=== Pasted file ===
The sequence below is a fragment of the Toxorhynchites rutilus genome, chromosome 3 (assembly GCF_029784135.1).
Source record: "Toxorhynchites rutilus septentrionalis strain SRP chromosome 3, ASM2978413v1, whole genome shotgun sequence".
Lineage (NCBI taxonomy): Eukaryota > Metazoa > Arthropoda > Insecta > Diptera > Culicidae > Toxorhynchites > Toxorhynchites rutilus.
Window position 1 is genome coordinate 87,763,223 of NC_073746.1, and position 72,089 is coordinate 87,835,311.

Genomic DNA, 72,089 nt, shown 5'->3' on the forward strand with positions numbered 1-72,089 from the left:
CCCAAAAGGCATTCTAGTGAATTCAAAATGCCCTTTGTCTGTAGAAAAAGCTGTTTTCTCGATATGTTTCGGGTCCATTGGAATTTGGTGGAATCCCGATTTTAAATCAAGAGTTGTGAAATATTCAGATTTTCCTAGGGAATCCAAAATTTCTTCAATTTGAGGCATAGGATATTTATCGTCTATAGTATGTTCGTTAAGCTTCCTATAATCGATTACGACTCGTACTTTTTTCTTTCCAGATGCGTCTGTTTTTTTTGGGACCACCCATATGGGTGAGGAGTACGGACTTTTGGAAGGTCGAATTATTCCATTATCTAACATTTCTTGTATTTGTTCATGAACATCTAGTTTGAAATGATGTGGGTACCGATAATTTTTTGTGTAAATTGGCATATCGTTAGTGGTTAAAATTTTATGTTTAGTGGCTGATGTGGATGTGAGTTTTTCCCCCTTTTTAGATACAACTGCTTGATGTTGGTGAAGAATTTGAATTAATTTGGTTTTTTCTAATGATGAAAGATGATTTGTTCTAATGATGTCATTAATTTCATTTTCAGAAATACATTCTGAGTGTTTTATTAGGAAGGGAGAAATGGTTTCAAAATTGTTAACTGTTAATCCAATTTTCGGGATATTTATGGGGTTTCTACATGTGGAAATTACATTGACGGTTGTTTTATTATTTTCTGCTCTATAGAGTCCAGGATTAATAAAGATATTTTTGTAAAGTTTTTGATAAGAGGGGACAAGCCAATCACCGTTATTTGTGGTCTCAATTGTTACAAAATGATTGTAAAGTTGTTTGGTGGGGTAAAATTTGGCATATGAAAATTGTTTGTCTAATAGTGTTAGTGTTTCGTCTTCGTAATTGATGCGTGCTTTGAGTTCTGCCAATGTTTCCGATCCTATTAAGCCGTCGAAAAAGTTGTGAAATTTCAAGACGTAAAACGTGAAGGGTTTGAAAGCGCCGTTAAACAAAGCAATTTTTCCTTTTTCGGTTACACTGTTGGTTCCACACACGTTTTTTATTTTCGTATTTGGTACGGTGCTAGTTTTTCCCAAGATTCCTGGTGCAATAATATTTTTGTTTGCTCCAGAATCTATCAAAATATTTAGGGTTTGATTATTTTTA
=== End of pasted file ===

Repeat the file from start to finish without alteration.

The sequence below is a fragment of the Toxorhynchites rutilus genome, chromosome 3 (assembly GCF_029784135.1).
Source record: "Toxorhynchites rutilus septentrionalis strain SRP chromosome 3, ASM2978413v1, whole genome shotgun sequence".
Lineage (NCBI taxonomy): Eukaryota > Metazoa > Arthropoda > Insecta > Diptera > Culicidae > Toxorhynchites > Toxorhynchites rutilus.
Window position 1 is genome coordinate 87,763,223 of NC_073746.1, and position 72,089 is coordinate 87,835,311.

Genomic DNA, 72,089 nt, shown 5'->3' on the forward strand with positions numbered 1-72,089 from the left:
CCCAAAAGGCATTCTAGTGAATTCAAAATGCCCTTTGTCTGTAGAAAAAGCTGTTTTCTCGATATGTTTCGGGTCCATTGGAATTTGGTGGAATCCCGATTTTAAATCAAGAGTTGTGAAATATTCAGATTTTCCTAGGGAATCCAAAATTTCTTCAATTTGAGGCATAGGATATTTATCGTCTATAGTATGTTCGTTAAGCTTCCTATAATCGATTACGACTCGTACTTTTTTCTTTCCAGATGCGTCTGTTTTTTTTGGGACCACCCATATGGGTGAGGAGTACGGACTTTTGGAAGGTCGAATTATTCCATTATCTAACATTTCTTGTATTTGTTCATGAACATCTAGTTTGAAATGATGTGGGTACCGATAATTTTTTGTGTAAATTGGCATATCGTTAGTGGTTAAAATTTTATGTTTAGTGGCTGATGTGGATGTGAGTTTTTCCCCCTTTTTAGATACAACTGCTTGATGTTGGTGAAGAATTTGAATTAATTTGGTTTTTTCTAATGATGAAAGATGATTTGTTCTAATGATGTCATTAATTTCATTTTCAGAAATACATTCTGAGTGTTTTATTAGGAAGGGAGAAATGGTTTCAAAATTGTTAACTGTTAATCCAATTTTCGGGATATTTATGGGGTTTCTACATGTGGAAATTACATTGACGGTTGTTTTATTATTTTCTGCTCTATAGAGTCCAGGATTAATAAAGATATTTTTGTAAAGTTTTTGATAAGAGGGGACAAGCCAATCACCGTTATTTGTGGTCTCAATTGTTACAAAATGATTGTAAAGTTGTTTGGTGGGGTAAAATTTGGCATATGAAAATTGTTTGTCTAATAGTGTTAGTGTTTCGTCTTCGTAATTGATGCGTGCTTTGAGTTCTGCCAATGTTTCCGATCCTATTAAGCCGTCGAAAAAGTTGTGAAATTTCAAGACGTAAAACGTGAAGGGTTTGAAAGCGCCGTTAAACAAAGCAATTTTTCCTTTTTCGGTTACACTGTTGGTTCCACACACGTTTTTTATTTTCGTATTTGGTACGGTGCTAGTTTTTCCCAAGATTCCTGGTGCAATAATATTTTTGTTTGCTCCAGAATCTATCAAAATATTTAGGGTTTGATTATTTTTA